When Angelica acquired the Hempstead operation, I was asked to lead a team that would implement many of the systems we developed in Hempstead. Over the next several years, I worked in more than 30 plants implementing new software and then layering in best practices to improve our service, efficiencies and bottom line. 

When we completed that project, I was asked to assume the role of regional director of linen management. I worked closely with the operations and services teams in the New York and New England markets to better manage our linen and resources.

Prior to rejoining FDR in 2013, I worked extensively on RFID and how to best leverage this technology in our industry. The past several years have been incredibly rewarding. I am working in virtually all facets of our business. Being part of the FDR team again has been a welcome change, and I am amazed at how much I am still learning from the team around me.

We all face similar challenges in the industry, but as daunting as some of these challenges may seem, our industry has to evolve, and I see opportunities everywhere I turn. I feel honored to be selected for this Panel, and hope to contribute in ways you find useful and insightful.  

Equipment Manufacturing: Mike Diedling, Pellerin Milnor Corp., Kenner, La.


Mike Diedling

Mike Diedling

I’m the manager of the applications engineering group at Pellerin Milnor Corp. As of November, I celebrated 45 years in the laundry industry. I am an industrial engineer by education, and I’ve spent time on the laundry side of the industry as well as the equipment manufacturing side. As one of the original recyclers, the laundry industry has a great story to tell. I am fortunate to be a part of that industry, and I am honored to have been selected for the Panel of Experts.

My laundry experience was initially with Morgan Services Inc. (a Chicago-based linen supply company with nine plants from Los Angeles to Boston). Chronologically, I worked as a staff industrial engineer for plants in Cleveland, Dayton, Indianapolis and Toledo; as the operations manager for their Los Angeles plant; and as area manager in Chicago. I was also the director of operations for Tulsa Linen Service (based in Tulsa, with plants in Tulsa, Enid and Oklahoma City, Okla., and Fayetteville, Ark.).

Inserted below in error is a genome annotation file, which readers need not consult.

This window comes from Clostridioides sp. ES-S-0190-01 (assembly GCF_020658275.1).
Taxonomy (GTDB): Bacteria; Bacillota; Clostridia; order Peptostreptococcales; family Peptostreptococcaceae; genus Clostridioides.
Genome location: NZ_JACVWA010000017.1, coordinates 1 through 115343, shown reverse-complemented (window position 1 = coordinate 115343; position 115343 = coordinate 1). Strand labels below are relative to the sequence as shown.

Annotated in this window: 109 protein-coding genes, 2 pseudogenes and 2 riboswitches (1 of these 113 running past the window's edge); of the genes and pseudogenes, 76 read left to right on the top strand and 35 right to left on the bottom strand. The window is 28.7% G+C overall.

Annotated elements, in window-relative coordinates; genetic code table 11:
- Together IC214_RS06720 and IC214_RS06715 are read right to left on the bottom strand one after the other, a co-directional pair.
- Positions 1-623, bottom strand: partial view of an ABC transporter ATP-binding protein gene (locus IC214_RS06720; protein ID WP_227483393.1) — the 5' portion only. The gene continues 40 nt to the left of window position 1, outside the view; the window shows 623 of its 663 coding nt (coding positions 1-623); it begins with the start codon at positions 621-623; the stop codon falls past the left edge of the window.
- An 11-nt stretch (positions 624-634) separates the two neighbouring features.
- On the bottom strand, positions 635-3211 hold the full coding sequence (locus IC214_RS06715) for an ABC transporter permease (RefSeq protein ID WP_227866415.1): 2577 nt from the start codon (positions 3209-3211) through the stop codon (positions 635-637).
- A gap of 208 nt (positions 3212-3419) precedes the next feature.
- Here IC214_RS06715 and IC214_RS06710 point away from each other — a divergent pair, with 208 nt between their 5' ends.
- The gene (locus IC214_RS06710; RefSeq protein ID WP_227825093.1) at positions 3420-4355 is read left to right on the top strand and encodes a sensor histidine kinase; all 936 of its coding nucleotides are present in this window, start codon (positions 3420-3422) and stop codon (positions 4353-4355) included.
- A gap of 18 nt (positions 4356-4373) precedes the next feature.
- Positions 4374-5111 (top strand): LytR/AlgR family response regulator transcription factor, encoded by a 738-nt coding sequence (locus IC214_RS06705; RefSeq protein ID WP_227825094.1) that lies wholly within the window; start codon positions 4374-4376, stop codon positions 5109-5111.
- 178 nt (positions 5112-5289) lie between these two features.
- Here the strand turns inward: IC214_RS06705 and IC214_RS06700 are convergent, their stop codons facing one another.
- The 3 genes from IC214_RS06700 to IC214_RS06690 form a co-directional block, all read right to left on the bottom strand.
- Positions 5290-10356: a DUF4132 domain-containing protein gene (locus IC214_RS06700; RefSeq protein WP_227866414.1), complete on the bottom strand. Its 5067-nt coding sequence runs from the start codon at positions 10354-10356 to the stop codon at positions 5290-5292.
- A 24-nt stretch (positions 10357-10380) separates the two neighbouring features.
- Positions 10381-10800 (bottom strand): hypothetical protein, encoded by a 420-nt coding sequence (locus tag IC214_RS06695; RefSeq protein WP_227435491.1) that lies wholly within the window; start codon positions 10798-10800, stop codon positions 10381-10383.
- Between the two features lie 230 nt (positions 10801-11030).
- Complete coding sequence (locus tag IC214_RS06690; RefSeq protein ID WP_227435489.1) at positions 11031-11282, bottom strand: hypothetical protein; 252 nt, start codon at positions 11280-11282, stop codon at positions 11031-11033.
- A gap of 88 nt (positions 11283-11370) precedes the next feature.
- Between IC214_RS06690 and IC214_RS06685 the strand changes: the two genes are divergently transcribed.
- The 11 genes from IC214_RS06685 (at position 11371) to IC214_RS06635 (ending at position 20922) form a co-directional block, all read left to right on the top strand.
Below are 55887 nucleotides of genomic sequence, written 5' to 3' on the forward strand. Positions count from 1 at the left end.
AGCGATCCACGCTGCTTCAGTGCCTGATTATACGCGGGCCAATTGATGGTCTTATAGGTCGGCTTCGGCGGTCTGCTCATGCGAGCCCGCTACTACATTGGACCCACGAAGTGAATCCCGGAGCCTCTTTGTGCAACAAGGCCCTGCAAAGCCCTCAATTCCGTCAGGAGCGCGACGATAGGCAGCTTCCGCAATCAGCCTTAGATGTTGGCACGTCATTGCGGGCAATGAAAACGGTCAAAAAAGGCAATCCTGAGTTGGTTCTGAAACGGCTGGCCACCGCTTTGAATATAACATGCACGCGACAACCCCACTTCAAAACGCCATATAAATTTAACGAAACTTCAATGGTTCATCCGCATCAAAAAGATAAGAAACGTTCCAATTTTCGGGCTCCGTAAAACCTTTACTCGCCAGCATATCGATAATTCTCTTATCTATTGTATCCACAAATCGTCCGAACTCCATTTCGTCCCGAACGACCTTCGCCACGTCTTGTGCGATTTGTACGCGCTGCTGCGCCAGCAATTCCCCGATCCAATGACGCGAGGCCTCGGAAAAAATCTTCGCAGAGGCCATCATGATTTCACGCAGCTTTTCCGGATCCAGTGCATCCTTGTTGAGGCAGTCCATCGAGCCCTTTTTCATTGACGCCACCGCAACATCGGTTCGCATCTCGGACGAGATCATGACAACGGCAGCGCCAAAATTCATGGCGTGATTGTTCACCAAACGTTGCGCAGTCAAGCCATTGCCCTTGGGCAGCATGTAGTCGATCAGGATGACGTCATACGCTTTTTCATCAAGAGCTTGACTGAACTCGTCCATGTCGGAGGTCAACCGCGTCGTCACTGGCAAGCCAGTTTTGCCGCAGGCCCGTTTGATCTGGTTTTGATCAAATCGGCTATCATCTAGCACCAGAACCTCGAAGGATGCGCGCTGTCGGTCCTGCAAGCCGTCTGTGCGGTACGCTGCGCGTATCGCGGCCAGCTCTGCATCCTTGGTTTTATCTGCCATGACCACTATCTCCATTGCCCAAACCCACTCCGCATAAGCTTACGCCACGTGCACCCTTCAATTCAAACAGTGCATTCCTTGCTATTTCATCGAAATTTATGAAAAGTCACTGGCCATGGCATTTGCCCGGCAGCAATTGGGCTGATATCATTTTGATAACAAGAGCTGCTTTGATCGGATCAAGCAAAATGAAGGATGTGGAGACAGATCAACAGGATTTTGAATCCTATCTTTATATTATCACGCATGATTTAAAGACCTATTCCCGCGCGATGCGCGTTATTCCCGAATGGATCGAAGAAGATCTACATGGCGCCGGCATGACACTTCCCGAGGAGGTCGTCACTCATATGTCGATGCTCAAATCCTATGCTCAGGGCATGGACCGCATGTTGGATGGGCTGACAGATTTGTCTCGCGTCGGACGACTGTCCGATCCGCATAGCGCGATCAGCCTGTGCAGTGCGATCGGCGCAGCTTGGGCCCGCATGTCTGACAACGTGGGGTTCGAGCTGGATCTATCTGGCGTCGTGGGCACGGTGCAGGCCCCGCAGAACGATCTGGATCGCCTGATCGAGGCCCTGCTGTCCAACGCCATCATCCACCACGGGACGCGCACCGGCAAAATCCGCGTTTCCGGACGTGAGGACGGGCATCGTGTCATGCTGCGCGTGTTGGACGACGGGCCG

The education I received in those various positions provide me with invaluable insight for what I do today at Pellerin Milnor. Founded in 1947, Milnor has evolved from a company making a single product (a 30-pound-capacity centrifugal extractor for shirt laundries) for local markets to a company that makes washer-extractors (25 to 700 pounds capacity), dryers (30 to 550 pounds capacity), and tunnel washers (1,500 to 10,000 pounds/hour capacity) and sells to a worldwide market. That growth came from innovation (43 patents issued since 1950) and staying attuned to customer needs.

My applications engineering group doesn’t design equipment; we design the laundries the equipment is installed in. We field questions ranging from the very simple (like the weight of a machine or how much water does it use) to the very complex where the customer wants to add a machine or replace an existing one, to expand an existing laundry or build a new one.

We use site visits, factory visits, GoToMeeting sessions, conference calls and internal design sessions, all as a means of developing the best possible solution for our customer. We take the task of developing a solution for our customer seriously and take great pains to get it right.

The world economy is finding its legs, and that is reflected in the activity of the laundry industry entering again into a strong growth phase. For 2015, we worked on almost 300 new projects, and a like number of projects carried over from the previous year. Preparation for Clean ’15 and the show itself were major events for us last year. Education for our group was an important part of our year. Two members attended PMI, and I was the instructor for a class. We also attended several seminars and webinars. 

Commercial Laundry: Rick Rone, Laundry Plus, Bradenton, Fla.


Rick Rone

Rick Rone

I have been in the laundry industry since 1989. Not a day goes by that I don’t learn something new about this interesting business that we are in.

My company processes about 70,000 to 85,000 pounds a day of hospitality goods. Laundry Plus is operational seven days a week and 365 days a year. In the particular segment of the industry that I have chosen to specialize, quality and service are the two prime factors.

Laundry Plus has approximately 100 full-time associates who work four, 10-hour days a week.

I started in the Laundromat segment of the business, first opening one store and eventually adding many more. During my education in that business, I learned of the industrial side, and with my background in manufacturing, I found the industrial segment to be more in tune with my skill set, as well as my ideology of providing the ultimate in quality service.

Upon opening Laundry Plus, it became obvious that I had found a business that could provide a service to the hospitality industry that was severely needed. My formal education in this business is lacking, but the “school of hard knocks” has proven to be an exceptional venue for higher learning. I am honored once again to have been asked to participate on this Panel of Experts.

Check back tomorrow for the conclusion.